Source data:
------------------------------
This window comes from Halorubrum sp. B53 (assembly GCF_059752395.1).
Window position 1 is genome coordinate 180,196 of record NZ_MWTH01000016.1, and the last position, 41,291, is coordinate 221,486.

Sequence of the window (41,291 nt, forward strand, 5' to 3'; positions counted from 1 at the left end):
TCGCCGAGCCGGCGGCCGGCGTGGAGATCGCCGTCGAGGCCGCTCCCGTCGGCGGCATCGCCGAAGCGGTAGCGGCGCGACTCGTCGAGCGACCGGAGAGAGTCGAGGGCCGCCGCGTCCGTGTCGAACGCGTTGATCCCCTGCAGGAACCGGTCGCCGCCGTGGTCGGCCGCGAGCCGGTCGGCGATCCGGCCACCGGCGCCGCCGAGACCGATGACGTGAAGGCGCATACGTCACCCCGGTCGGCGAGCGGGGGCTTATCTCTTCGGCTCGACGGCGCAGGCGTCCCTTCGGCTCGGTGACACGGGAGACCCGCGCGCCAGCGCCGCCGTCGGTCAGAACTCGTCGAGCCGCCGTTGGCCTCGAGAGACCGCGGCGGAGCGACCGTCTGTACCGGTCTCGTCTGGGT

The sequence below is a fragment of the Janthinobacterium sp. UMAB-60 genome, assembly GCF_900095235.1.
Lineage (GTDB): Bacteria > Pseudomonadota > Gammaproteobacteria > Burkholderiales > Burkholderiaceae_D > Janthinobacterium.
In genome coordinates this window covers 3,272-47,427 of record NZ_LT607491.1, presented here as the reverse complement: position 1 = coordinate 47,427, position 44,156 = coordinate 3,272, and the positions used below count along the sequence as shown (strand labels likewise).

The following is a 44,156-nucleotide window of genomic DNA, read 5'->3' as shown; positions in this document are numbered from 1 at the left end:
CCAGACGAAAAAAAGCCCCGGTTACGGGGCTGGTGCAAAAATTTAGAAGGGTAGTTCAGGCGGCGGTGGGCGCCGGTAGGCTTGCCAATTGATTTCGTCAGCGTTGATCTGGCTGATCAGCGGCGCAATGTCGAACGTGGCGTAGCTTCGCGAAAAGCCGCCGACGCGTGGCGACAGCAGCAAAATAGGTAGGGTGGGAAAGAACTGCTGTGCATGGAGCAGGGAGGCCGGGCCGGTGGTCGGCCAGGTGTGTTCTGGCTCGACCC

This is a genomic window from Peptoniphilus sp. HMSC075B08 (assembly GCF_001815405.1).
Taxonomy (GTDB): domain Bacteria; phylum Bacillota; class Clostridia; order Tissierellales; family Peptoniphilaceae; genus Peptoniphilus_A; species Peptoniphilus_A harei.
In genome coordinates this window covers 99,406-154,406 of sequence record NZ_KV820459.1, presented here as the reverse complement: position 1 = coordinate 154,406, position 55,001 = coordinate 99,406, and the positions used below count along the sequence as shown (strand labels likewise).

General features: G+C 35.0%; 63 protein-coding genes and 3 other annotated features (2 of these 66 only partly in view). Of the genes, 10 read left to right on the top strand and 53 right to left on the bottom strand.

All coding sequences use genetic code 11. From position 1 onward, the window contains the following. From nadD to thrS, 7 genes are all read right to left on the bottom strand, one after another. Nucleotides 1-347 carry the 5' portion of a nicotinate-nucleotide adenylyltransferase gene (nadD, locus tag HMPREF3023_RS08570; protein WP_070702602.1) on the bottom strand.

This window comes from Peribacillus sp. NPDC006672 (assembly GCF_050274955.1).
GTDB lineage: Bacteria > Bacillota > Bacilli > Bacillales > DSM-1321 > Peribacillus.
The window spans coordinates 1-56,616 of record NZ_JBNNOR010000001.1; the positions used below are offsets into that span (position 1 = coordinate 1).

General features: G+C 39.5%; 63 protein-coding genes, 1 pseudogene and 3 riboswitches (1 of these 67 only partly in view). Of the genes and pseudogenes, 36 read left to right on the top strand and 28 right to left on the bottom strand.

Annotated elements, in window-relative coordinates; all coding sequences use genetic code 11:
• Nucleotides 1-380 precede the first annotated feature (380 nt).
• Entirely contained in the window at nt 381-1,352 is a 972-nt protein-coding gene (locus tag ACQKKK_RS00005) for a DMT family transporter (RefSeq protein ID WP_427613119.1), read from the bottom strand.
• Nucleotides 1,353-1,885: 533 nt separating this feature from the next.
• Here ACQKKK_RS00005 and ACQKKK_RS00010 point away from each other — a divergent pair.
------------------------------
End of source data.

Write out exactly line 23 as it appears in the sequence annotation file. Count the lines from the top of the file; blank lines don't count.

• Here ACQKKK_RS00005 and ACQKKK_RS00010 point away from each other — a divergent pair.